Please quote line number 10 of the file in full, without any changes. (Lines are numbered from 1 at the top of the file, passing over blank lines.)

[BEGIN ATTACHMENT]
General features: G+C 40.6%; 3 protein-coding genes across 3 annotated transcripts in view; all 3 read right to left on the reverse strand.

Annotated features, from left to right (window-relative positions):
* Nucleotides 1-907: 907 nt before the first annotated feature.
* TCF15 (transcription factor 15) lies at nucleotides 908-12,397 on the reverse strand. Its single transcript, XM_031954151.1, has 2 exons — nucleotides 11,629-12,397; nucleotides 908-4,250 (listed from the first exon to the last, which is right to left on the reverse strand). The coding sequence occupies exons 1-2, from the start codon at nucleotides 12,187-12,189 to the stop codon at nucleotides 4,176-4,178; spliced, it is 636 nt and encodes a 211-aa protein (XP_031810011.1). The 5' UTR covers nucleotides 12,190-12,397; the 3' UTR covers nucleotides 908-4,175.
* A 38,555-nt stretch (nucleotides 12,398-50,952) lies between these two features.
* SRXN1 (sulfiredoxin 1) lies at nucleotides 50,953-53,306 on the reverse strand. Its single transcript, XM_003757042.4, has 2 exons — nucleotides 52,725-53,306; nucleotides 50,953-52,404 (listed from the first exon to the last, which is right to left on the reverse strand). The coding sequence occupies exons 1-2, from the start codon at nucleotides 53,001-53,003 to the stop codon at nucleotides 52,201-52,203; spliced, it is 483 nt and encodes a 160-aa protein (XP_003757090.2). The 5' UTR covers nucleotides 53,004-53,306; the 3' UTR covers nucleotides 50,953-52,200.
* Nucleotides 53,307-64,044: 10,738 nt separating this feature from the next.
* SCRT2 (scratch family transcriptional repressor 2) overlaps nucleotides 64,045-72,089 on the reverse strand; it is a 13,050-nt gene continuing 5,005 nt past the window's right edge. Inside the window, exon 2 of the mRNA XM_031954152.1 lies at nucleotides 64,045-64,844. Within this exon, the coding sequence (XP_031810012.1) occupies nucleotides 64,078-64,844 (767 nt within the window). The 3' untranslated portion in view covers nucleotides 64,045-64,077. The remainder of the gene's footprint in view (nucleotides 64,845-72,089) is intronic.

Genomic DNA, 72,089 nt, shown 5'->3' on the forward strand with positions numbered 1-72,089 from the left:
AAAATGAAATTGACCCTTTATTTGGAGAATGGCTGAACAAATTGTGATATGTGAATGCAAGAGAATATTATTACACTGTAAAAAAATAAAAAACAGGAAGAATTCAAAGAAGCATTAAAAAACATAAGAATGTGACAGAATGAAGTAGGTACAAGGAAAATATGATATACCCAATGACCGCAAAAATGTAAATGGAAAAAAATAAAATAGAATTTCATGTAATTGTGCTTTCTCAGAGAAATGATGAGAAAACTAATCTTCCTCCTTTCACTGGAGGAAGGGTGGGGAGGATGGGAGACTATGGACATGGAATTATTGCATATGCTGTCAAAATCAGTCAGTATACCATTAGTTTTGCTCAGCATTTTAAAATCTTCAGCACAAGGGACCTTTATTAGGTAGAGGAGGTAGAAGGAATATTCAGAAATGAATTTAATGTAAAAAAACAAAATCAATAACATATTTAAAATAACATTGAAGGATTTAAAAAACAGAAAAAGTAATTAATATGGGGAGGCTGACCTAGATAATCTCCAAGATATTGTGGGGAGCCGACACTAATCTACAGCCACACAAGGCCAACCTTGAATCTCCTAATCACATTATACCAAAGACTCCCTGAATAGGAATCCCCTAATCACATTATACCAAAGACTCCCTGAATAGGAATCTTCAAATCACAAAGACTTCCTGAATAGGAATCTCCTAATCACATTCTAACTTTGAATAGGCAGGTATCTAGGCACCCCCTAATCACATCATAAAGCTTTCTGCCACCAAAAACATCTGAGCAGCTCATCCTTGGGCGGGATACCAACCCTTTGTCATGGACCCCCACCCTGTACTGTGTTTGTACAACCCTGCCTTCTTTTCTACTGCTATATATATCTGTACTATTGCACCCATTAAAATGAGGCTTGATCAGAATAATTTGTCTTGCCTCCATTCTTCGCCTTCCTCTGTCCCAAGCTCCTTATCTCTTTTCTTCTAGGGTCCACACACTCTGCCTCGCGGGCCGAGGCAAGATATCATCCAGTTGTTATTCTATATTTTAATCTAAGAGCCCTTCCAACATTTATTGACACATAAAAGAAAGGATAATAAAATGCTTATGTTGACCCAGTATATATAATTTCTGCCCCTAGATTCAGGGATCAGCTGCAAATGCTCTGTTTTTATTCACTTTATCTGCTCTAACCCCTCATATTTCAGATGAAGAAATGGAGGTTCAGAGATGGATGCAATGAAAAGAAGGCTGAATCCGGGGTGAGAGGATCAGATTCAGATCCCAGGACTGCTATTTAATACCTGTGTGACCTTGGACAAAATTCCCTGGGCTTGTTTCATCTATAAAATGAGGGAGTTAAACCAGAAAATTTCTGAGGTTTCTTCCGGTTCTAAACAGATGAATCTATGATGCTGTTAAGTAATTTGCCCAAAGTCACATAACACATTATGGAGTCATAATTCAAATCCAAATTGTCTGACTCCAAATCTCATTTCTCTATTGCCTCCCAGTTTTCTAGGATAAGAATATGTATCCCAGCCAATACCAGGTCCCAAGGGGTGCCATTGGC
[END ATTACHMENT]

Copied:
AAAATGAAATTGACCCTTTATTTGGAGAATGGCTGAACAAATTGTGATATGTGAATGCAAGAGAATATTATTACACTGTAAAAAAATAAAAAACAGGAAGAATTCAAAGAAGCATTAAAAAACATAAGAATGTGACAGAATGAAGTAGGTACAAGGAAAATATGATATACCCAATGACCGCAAAAATGTAAATGGAAAAAAATAAAATAGAATTTCATGTAATTGTGCTTTCTCAGAGAAATGATGAGAAAACTAATCTTCCTCCTTTCACTGGAGGAAGGGTGGGGAGGATGGGAGACTATGGACATGGAATTATTGCATATGCTGTCAAAATCAGTCAGTATACCATTAGTTTTGCTCAGCATTTTAAAATCTTCAGCACAAGGGACCTTTATTAGGTAGAGGAGGTAGAAGGAATATTCAGAAATGAATTTAATGTAAAAAAACAAAATCAATAACATATTTAAAATAACATTGAAGGATTTAAAAAACAGAAAAAGTAATTAATATGGGGAGGCTGACCTAGATAATCTCCAAGATATTGTGGGGAGCCGACACTAATCTACAGCCACACAAGGCCAACCTTGAATCTCCTAATCACATTATACCAAAGACTCCCTGAATAGGAATCCCCTAATCACATTATACCAAAGACTCCCTGAATAGGAATCTTCAAATCACAAAGACTTCCTGAATAGGAATCTCCTAATCACATTCTAACTTTGAATAGGCAGGTATCTAGGCACCCCCTAATCACATCATAAAGCTTTCTGCCACCAAAAACATCTGAGCAGCTCATCCTTGGGCGGGATACCAACCCTTTGTCATGGACCCCCACCCTGTACTGTGTTTGTACAACCCTGCCTTCTTTTCTACTGCTATATATATCTGTACTATTGCACCCATTAAAATGAGGCTTGATCAGAATAATTTGTCTTGCCTCCATTCTTCGCCTTCCTCTGTCCCAAGCTCCTTATCTCTTTTCTTCTAGGGTCCACACACTCTGCCTCGCGGGCCGAGGCAAGATATCATCCAGTTGTTATTCTATATTTTAATCTAAGAGCCCTTCCAACATTTATTGACACATAAAAGAAAGGATAATAAAATGCTTATGTTGACCCAGTATATATAATTTCTGCCCCTAGATTCAGGGATCAGCTGCAAATGCTCTGTTTTTATTCACTTTATCTGCTCTAACCCCTCATATTTCAGATGAAGAAATGGAGGTTCAGAGATGGATGCAATGAAAAGAAGGCTGAATCCGGGGTGAGAGGATCAGATTCAGATCCCAGGACTGCTATTTAATACCTGTGTGACCTTGGACAAAATTCCCTGGGCTTGTTTCATCTATAAAATGAGGGAGTTAAACCAGAAAATTTCTGAGGTTTCTTCCGGTTCTAAACAGATGAATCTATGATGCTGTTAAGTAATTTGCCCAAAGTCACATAACACATTATGGAGTCATAATTCAAATCCAAATTGTCTGACTCCAAATCTCATTTCTCTATTGCCTCCCAGTTTTCTAGGATAAGAATATGTATCCCAGCCAATACCAGGTCCCAAGGGGTGCCATTGGC